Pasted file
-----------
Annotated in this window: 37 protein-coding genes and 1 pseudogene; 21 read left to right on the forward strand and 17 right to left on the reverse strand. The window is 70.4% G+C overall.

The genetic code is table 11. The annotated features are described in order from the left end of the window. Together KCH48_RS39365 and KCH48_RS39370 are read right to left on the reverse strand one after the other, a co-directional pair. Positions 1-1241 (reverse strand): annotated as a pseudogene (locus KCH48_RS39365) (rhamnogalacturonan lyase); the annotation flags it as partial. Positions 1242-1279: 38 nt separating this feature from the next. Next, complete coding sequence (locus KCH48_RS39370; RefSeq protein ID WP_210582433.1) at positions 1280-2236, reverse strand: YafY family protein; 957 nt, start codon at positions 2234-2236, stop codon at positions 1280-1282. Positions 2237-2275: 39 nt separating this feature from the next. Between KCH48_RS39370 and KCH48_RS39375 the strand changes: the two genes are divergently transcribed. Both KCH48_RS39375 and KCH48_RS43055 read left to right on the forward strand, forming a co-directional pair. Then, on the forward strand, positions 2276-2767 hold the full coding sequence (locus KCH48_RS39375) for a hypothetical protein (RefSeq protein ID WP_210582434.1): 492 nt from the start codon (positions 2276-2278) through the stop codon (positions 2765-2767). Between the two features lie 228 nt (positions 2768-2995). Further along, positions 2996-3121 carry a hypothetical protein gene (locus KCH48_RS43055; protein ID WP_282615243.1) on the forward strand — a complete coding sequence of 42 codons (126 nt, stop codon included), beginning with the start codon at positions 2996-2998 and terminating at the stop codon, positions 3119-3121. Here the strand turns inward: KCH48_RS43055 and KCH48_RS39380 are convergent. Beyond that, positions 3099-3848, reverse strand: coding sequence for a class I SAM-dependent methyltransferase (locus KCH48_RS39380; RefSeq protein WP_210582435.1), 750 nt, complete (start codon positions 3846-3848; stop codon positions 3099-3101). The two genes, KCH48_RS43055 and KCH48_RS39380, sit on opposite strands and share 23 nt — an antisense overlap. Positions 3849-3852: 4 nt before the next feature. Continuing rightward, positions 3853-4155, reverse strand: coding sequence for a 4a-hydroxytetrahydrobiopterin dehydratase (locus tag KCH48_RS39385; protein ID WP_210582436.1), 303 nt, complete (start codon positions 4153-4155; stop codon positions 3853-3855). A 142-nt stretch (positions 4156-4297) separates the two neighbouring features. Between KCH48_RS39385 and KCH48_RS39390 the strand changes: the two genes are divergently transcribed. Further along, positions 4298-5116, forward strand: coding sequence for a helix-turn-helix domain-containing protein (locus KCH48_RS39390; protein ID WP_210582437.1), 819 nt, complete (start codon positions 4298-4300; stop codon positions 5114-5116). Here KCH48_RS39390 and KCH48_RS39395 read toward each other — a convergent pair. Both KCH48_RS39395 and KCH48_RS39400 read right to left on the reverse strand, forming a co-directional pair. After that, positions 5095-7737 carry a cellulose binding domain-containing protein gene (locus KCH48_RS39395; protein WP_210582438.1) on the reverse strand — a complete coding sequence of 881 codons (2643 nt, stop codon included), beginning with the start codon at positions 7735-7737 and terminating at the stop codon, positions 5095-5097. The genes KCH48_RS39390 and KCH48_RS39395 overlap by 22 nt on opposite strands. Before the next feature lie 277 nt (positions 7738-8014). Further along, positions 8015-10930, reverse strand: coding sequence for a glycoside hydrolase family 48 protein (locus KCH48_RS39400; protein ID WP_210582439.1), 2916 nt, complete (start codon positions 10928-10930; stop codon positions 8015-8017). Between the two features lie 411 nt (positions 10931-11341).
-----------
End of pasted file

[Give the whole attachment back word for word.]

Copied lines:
Annotated in this window: 37 protein-coding genes and 1 pseudogene; 21 read left to right on the forward strand and 17 right to left on the reverse strand. The window is 70.4% G+C overall.

The genetic code is table 11. The annotated features are described in order from the left end of the window. Together KCH48_RS39365 and KCH48_RS39370 are read right to left on the reverse strand one after the other, a co-directional pair. Positions 1-1241 (reverse strand): annotated as a pseudogene (locus KCH48_RS39365) (rhamnogalacturonan lyase); the annotation flags it as partial. Positions 1242-1279: 38 nt separating this feature from the next. Next, complete coding sequence (locus KCH48_RS39370; RefSeq protein ID WP_210582433.1) at positions 1280-2236, reverse strand: YafY family protein; 957 nt, start codon at positions 2234-2236, stop codon at positions 1280-1282. Positions 2237-2275: 39 nt separating this feature from the next. Between KCH48_RS39370 and KCH48_RS39375 the strand changes: the two genes are divergently transcribed. Both KCH48_RS39375 and KCH48_RS43055 read left to right on the forward strand, forming a co-directional pair. Then, on the forward strand, positions 2276-2767 hold the full coding sequence (locus KCH48_RS39375) for a hypothetical protein (RefSeq protein ID WP_210582434.1): 492 nt from the start codon (positions 2276-2278) through the stop codon (positions 2765-2767). Between the two features lie 228 nt (positions 2768-2995). Further along, positions 2996-3121 carry a hypothetical protein gene (locus KCH48_RS43055; protein ID WP_282615243.1) on the forward strand — a complete coding sequence of 42 codons (126 nt, stop codon included), beginning with the start codon at positions 2996-2998 and terminating at the stop codon, positions 3119-3121. Here the strand turns inward: KCH48_RS43055 and KCH48_RS39380 are convergent. Beyond that, positions 3099-3848, reverse strand: coding sequence for a class I SAM-dependent methyltransferase (locus KCH48_RS39380; RefSeq protein WP_210582435.1), 750 nt, complete (start codon positions 3846-3848; stop codon positions 3099-3101). The two genes, KCH48_RS43055 and KCH48_RS39380, sit on opposite strands and share 23 nt — an antisense overlap. Positions 3849-3852: 4 nt before the next feature. Continuing rightward, positions 3853-4155, reverse strand: coding sequence for a 4a-hydroxytetrahydrobiopterin dehydratase (locus tag KCH48_RS39385; protein ID WP_210582436.1), 303 nt, complete (start codon positions 4153-4155; stop codon positions 3853-3855). A 142-nt stretch (positions 4156-4297) separates the two neighbouring features. Between KCH48_RS39385 and KCH48_RS39390 the strand changes: the two genes are divergently transcribed. Further along, positions 4298-5116, forward strand: coding sequence for a helix-turn-helix domain-containing protein (locus KCH48_RS39390; protein ID WP_210582437.1), 819 nt, complete (start codon positions 4298-4300; stop codon positions 5114-5116). Here KCH48_RS39390 and KCH48_RS39395 read toward each other — a convergent pair. Both KCH48_RS39395 and KCH48_RS39400 read right to left on the reverse strand, forming a co-directional pair. After that, positions 5095-7737 carry a cellulose binding domain-containing protein gene (locus KCH48_RS39395; protein WP_210582438.1) on the reverse strand — a complete coding sequence of 881 codons (2643 nt, stop codon included), beginning with the start codon at positions 7735-7737 and terminating at the stop codon, positions 5095-5097. The genes KCH48_RS39390 and KCH48_RS39395 overlap by 22 nt on opposite strands. Before the next feature lie 277 nt (positions 7738-8014). Further along, positions 8015-10930, reverse strand: coding sequence for a glycoside hydrolase family 48 protein (locus KCH48_RS39400; protein ID WP_210582439.1), 2916 nt, complete (start codon positions 10928-10930; stop codon positions 8015-8017). Between the two features lie 411 nt (positions 10931-11341).